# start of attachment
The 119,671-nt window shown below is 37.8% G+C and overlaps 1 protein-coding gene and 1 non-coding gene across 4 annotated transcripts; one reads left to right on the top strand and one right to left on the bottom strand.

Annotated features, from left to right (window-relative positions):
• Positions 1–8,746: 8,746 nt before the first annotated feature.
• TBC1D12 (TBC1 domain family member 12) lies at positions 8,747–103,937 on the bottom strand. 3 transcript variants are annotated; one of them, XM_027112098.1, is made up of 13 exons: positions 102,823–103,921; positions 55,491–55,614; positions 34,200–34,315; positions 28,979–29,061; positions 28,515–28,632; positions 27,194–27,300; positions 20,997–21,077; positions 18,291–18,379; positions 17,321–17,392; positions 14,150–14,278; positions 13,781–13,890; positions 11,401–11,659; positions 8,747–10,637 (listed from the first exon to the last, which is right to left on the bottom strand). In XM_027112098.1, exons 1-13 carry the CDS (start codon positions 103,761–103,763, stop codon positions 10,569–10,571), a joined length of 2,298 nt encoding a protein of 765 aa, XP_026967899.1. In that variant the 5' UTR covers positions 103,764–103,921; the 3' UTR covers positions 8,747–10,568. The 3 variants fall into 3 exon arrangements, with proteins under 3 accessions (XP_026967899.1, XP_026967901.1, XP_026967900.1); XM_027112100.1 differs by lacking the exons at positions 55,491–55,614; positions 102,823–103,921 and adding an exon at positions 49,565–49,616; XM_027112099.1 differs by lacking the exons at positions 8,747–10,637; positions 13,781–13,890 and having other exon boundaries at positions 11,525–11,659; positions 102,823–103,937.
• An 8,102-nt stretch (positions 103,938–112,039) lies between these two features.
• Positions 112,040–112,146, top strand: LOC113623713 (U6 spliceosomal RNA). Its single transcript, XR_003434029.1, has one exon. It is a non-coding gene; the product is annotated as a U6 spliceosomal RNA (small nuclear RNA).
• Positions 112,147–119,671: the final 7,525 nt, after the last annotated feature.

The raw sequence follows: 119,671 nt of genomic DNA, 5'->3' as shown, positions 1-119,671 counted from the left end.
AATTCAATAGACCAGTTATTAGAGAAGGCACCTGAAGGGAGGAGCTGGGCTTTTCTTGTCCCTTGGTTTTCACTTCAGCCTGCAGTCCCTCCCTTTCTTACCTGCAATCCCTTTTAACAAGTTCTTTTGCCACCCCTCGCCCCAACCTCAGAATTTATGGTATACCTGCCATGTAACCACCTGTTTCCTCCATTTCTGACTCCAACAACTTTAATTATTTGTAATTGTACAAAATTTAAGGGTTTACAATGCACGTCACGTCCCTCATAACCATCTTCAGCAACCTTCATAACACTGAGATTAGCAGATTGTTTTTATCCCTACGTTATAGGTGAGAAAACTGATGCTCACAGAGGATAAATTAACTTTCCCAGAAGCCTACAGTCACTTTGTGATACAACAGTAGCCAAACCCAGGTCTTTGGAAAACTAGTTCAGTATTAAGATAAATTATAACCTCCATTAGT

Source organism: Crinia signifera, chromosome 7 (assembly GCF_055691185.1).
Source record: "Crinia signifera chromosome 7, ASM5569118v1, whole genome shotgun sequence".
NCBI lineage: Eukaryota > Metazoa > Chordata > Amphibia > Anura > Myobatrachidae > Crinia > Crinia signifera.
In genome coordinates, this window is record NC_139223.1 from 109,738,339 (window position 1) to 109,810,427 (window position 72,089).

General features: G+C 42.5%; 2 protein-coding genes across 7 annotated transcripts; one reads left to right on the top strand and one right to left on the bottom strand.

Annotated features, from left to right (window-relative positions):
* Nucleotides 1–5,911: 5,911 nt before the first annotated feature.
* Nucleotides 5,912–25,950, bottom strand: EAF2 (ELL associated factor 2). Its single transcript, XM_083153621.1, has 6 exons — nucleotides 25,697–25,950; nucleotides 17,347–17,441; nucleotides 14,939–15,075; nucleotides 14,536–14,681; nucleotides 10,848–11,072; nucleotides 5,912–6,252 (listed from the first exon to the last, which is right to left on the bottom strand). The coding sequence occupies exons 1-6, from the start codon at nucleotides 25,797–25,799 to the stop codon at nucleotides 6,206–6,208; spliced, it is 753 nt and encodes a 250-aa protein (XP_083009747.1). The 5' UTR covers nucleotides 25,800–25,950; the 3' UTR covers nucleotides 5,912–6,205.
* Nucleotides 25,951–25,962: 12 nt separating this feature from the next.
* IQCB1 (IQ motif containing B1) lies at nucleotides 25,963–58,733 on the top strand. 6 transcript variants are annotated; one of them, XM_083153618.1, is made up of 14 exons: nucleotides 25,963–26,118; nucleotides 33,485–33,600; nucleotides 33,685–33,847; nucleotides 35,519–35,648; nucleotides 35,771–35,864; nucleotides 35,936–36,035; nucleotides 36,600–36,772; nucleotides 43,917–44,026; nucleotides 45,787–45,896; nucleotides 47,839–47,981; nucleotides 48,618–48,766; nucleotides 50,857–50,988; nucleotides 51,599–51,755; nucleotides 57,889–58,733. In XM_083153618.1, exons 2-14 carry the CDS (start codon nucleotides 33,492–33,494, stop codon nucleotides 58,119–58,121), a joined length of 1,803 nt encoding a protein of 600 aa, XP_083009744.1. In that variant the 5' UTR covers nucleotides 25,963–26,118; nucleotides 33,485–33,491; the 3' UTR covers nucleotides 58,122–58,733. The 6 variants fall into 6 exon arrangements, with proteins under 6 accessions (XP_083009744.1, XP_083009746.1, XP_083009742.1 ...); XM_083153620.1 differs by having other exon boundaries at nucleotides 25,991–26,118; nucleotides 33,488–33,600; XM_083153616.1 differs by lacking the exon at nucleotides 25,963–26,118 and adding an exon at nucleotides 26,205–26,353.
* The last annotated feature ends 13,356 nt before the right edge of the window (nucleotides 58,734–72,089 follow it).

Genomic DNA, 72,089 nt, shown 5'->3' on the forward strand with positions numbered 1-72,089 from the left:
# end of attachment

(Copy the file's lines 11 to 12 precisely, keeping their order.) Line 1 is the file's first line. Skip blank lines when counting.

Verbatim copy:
Source record: "Crinia signifera chromosome 7, ASM5569118v1, whole genome shotgun sequence".
NCBI lineage: Eukaryota > Metazoa > Chordata > Amphibia > Anura > Myobatrachidae > Crinia > Crinia signifera.